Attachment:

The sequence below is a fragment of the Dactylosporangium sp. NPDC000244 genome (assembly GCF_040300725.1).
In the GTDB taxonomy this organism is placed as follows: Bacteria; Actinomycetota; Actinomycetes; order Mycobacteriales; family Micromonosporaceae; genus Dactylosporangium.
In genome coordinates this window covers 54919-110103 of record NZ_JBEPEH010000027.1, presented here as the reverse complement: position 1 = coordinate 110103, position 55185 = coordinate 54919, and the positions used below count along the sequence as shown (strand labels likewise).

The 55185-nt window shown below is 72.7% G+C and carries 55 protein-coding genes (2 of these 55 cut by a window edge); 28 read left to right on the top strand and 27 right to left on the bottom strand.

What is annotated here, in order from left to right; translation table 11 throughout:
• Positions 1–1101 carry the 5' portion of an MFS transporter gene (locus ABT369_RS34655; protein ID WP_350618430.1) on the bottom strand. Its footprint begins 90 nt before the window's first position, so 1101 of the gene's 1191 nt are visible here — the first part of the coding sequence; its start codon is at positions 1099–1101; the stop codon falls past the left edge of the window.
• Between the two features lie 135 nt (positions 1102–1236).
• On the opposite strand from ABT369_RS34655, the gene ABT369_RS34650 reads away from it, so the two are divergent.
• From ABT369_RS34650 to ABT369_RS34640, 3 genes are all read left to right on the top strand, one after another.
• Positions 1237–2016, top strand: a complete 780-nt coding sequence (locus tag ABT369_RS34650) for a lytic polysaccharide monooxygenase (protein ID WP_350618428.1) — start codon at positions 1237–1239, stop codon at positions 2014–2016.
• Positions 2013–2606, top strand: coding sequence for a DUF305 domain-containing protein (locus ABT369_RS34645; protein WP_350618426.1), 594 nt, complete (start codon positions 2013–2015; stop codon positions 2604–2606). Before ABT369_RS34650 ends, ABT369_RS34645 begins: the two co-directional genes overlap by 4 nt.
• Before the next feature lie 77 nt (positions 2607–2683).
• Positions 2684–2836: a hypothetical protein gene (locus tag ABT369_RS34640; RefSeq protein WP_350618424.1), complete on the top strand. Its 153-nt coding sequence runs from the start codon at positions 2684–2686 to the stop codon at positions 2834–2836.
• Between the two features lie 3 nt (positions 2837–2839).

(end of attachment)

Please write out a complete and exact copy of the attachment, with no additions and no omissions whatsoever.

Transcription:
The sequence below is a fragment of the Dactylosporangium sp. NPDC000244 genome (assembly GCF_040300725.1).
In the GTDB taxonomy this organism is placed as follows: Bacteria; Actinomycetota; Actinomycetes; order Mycobacteriales; family Micromonosporaceae; genus Dactylosporangium.
In genome coordinates this window covers 54919-110103 of record NZ_JBEPEH010000027.1, presented here as the reverse complement: position 1 = coordinate 110103, position 55185 = coordinate 54919, and the positions used below count along the sequence as shown (strand labels likewise).

The 55185-nt window shown below is 72.7% G+C and carries 55 protein-coding genes (2 of these 55 cut by a window edge); 28 read left to right on the top strand and 27 right to left on the bottom strand.

What is annotated here, in order from left to right; translation table 11 throughout:
• Positions 1–1101 carry the 5' portion of an MFS transporter gene (locus ABT369_RS34655; protein ID WP_350618430.1) on the bottom strand. Its footprint begins 90 nt before the window's first position, so 1101 of the gene's 1191 nt are visible here — the first part of the coding sequence; its start codon is at positions 1099–1101; the stop codon falls past the left edge of the window.
• Between the two features lie 135 nt (positions 1102–1236).
• On the opposite strand from ABT369_RS34655, the gene ABT369_RS34650 reads away from it, so the two are divergent.
• From ABT369_RS34650 to ABT369_RS34640, 3 genes are all read left to right on the top strand, one after another.
• Positions 1237–2016, top strand: a complete 780-nt coding sequence (locus tag ABT369_RS34650) for a lytic polysaccharide monooxygenase (protein ID WP_350618428.1) — start codon at positions 1237–1239, stop codon at positions 2014–2016.
• Positions 2013–2606, top strand: coding sequence for a DUF305 domain-containing protein (locus ABT369_RS34645; protein WP_350618426.1), 594 nt, complete (start codon positions 2013–2015; stop codon positions 2604–2606). Before ABT369_RS34650 ends, ABT369_RS34645 begins: the two co-directional genes overlap by 4 nt.
• Before the next feature lie 77 nt (positions 2607–2683).
• Positions 2684–2836: a hypothetical protein gene (locus tag ABT369_RS34640; RefSeq protein WP_350618424.1), complete on the top strand. Its 153-nt coding sequence runs from the start codon at positions 2684–2686 to the stop codon at positions 2834–2836.
• Between the two features lie 3 nt (positions 2837–2839).